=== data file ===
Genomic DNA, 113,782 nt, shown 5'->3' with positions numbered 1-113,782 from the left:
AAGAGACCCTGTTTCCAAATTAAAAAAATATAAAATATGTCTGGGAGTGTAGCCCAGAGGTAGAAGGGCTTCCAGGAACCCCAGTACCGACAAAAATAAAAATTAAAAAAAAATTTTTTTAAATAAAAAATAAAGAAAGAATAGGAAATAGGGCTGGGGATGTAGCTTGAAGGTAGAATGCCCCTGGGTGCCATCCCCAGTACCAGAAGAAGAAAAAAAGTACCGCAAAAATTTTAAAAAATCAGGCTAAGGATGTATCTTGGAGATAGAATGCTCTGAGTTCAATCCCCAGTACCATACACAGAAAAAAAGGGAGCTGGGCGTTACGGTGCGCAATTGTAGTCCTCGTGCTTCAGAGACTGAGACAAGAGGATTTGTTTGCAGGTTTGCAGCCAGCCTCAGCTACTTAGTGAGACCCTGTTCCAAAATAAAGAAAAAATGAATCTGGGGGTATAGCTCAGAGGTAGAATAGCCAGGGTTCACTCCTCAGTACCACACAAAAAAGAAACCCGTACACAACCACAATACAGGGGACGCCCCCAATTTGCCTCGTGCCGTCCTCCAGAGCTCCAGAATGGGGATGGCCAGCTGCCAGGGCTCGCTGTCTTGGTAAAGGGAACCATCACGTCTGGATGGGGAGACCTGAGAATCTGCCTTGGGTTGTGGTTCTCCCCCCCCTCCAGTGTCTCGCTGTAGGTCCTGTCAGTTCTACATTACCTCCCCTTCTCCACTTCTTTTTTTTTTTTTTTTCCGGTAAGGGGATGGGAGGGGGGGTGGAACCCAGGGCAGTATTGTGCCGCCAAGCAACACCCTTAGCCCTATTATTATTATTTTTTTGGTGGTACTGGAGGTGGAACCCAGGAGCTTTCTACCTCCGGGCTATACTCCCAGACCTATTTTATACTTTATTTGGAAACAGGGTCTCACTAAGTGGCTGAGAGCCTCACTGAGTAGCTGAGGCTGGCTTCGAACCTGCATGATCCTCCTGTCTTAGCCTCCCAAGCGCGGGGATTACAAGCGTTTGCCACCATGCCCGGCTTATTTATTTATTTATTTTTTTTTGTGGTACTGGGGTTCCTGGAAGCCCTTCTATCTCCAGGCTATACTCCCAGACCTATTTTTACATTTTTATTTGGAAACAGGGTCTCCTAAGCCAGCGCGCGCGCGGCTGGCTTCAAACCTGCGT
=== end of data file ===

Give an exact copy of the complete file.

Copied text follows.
Genomic DNA, 113,782 nt, shown 5'->3' with positions numbered 1-113,782 from the left:
AAGAGACCCTGTTTCCAAATTAAAAAAATATAAAATATGTCTGGGAGTGTAGCCCAGAGGTAGAAGGGCTTCCAGGAACCCCAGTACCGACAAAAATAAAAATTAAAAAAAAATTTTTTTAAATAAAAAATAAAGAAAGAATAGGAAATAGGGCTGGGGATGTAGCTTGAAGGTAGAATGCCCCTGGGTGCCATCCCCAGTACCAGAAGAAGAAAAAAAGTACCGCAAAAATTTTAAAAAATCAGGCTAAGGATGTATCTTGGAGATAGAATGCTCTGAGTTCAATCCCCAGTACCATACACAGAAAAAAAGGGAGCTGGGCGTTACGGTGCGCAATTGTAGTCCTCGTGCTTCAGAGACTGAGACAAGAGGATTTGTTTGCAGGTTTGCAGCCAGCCTCAGCTACTTAGTGAGACCCTGTTCCAAAATAAAGAAAAAATGAATCTGGGGGTATAGCTCAGAGGTAGAATAGCCAGGGTTCACTCCTCAGTACCACACAAAAAAGAAACCCGTACACAACCACAATACAGGGGACGCCCCCAATTTGCCTCGTGCCGTCCTCCAGAGCTCCAGAATGGGGATGGCCAGCTGCCAGGGCTCGCTGTCTTGGTAAAGGGAACCATCACGTCTGGATGGGGAGACCTGAGAATCTGCCTTGGGTTGTGGTTCTCCCCCCCCTCCAGTGTCTCGCTGTAGGTCCTGTCAGTTCTACATTACCTCCCCTTCTCCACTTCTTTTTTTTTTTTTTTTCCGGTAAGGGGATGGGAGGGGGGGTGGAACCCAGGGCAGTATTGTGCCGCCAAGCAACACCCTTAGCCCTATTATTATTATTTTTTTGGTGGTACTGGAGGTGGAACCCAGGAGCTTTCTACCTCCGGGCTATACTCCCAGACCTATTTTATACTTTATTTGGAAACAGGGTCTCACTAAGTGGCTGAGAGCCTCACTGAGTAGCTGAGGCTGGCTTCGAACCTGCATGATCCTCCTGTCTTAGCCTCCCAAGCGCGGGGATTACAAGCGTTTGCCACCATGCCCGGCTTATTTATTTATTTATTTTTTTTTGTGGTACTGGGGTTCCTGGAAGCCCTTCTATCTCCAGGCTATACTCCCAGACCTATTTTTACATTTTTATTTGGAAACAGGGTCTCCTAAGCCAGCGCGCGCGCGGCTGGCTTCAAACCTGCGT